Saying "I love you" is an ordinary, everyday moment between a toddler and his mom. But, those are words a Southfield mother once feared she might never hear. In June of 2010, Christine Gibson was pregnant with JoeJoe, her third child. It had been her healthiest pregnancy so far, but that all changed in an instant. While Gibson was in labor, nurses suddenly couldn't find the baby's heartbeat.
"They decided they were going to put a little sensor on the baby's head. And they did that. And there was no heartbeat," said Gibson. It was a full placental abruption. The placenta had prematurely separated from the wall of the uterus, putting Gibson and the baby in jeopardy. They were both losing blood, and the medical staff rushed Gibson to the operating room for a C-section. "They said, 'It's going to take approximately ten minutes to prep for a C-section. You have until then to get this baby out the usual route,'" said Gibson.
It was all she needed to hear. Baby Joseph (JoeJoe) was born moments later. "There was no cry, there's nothing except people shouting," said Gibson. "I could see his knee, through the crowd of elbows, because I'm still on the table." The baby wasn't breathing and needed blood. "They gave him one infusion of packed red blood cells and one infusion of platelets," said Gibson. JoeJoe is immediately transferred to Henry Ford Hospital, which has a bigger neonatal intensive care unit. Dad Leo Gibson was close behind in their car, but it would be an agonizing three hours before Christine could join them.
"The nurses kept saying, 'All you can do is pray.' And when the nurses say that, that was very frightening," said Gibson. JoeJoe would spend three days on a special cooling blanket to reduce the risk of brain damage. He would also need another blood transfusion. "I was never allowed to hold him or pick him up, which was all I wanted to do that first week," remembered Gibson. After ten days in the hospital, JoeJoe is cleared to go home. "Every major thing is fine, and we are just so incredibly thankful," said Gibson.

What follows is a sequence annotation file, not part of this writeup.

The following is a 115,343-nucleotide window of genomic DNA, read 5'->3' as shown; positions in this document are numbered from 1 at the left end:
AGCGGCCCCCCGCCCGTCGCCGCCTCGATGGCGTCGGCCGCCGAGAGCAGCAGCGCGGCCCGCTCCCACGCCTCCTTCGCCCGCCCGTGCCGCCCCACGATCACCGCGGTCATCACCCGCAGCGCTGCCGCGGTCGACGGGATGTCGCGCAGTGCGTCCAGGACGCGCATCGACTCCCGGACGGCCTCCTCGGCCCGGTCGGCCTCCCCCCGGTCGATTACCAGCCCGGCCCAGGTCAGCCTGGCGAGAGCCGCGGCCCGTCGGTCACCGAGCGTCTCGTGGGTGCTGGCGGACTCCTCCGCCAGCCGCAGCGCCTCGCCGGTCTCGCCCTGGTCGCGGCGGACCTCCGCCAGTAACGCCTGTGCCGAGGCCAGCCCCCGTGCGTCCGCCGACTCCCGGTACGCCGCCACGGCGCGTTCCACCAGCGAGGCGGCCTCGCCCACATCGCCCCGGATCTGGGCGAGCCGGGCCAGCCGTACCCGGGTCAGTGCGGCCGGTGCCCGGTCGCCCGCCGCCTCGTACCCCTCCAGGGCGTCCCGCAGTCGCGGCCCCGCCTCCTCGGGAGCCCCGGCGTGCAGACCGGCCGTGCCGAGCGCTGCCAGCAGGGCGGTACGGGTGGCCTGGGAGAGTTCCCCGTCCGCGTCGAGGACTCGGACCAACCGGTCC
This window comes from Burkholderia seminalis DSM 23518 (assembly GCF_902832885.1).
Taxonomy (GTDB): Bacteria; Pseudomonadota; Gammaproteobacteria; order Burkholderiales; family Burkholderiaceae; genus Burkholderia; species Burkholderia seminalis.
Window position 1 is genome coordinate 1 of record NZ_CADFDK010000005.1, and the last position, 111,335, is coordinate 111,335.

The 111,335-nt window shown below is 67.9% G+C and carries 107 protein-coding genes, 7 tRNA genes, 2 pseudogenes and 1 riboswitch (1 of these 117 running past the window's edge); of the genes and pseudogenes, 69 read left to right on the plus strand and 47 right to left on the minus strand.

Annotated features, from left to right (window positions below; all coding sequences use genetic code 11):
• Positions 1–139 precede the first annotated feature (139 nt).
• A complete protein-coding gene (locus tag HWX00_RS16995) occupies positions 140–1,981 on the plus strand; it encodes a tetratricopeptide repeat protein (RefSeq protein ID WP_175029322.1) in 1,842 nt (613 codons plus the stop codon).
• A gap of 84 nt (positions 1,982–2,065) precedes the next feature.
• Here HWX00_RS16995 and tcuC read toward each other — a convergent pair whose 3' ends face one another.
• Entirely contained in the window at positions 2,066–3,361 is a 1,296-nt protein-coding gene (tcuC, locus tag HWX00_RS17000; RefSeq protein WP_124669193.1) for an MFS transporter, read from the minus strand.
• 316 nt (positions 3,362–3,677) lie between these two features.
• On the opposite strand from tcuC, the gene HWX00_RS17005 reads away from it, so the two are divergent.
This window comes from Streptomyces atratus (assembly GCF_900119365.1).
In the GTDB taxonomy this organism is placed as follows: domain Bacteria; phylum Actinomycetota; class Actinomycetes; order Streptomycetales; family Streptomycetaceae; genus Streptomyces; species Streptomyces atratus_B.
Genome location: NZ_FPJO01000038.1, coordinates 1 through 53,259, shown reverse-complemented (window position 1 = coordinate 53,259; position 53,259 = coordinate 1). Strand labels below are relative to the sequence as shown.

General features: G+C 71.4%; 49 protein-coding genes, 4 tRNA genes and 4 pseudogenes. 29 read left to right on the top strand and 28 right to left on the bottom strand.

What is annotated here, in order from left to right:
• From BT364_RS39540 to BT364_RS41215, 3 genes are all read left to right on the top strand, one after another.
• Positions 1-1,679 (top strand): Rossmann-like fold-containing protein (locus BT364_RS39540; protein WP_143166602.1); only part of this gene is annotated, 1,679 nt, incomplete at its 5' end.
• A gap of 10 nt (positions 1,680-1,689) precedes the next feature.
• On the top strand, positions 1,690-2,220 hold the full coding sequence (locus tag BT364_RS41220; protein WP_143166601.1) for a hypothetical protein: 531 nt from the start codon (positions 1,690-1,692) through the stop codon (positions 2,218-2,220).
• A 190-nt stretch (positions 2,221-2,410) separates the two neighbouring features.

Now two and a half years old, JoeJoe is a happy, healthy toddler who loves golf, dressing up and playing with his cars and trucks. It will be years before they know if there are any lingering effects from his traumatic birth, but so far, all the tests are normal. His parents are forever grateful that the blood Joe Joe needed was there when every second counted. "He would be dead. That is what saved him," said Gibson. "It takes so little for people to go out and maybe spend, you know, half an hour of their time to give blood. And it is literally the difference between life and death, for many people."
Gibson said her husband often donated blood before JoeJoe's birth, but it's a gift that has taken on new meaning for their family.
"I always thought about being on the giving end of that sort of thing. I never once thought we'd be on the receiving end," said Gibson.
And what would she say to the blood donors who will never know what a difference they made to little JoeJoe? "I'm incredibly, incredibly thankful for what they've done." The American Red Cross says there is an urgent need for blood right now, especially type O-negative and B-negative.
There will be blood drives at seven local Gardner-White locations on Thursday, Jan. 28. For details, click here.
If you can't make it to a blood drive, you can always call (800) GIVE-LIFE to schedule an appointment to donate.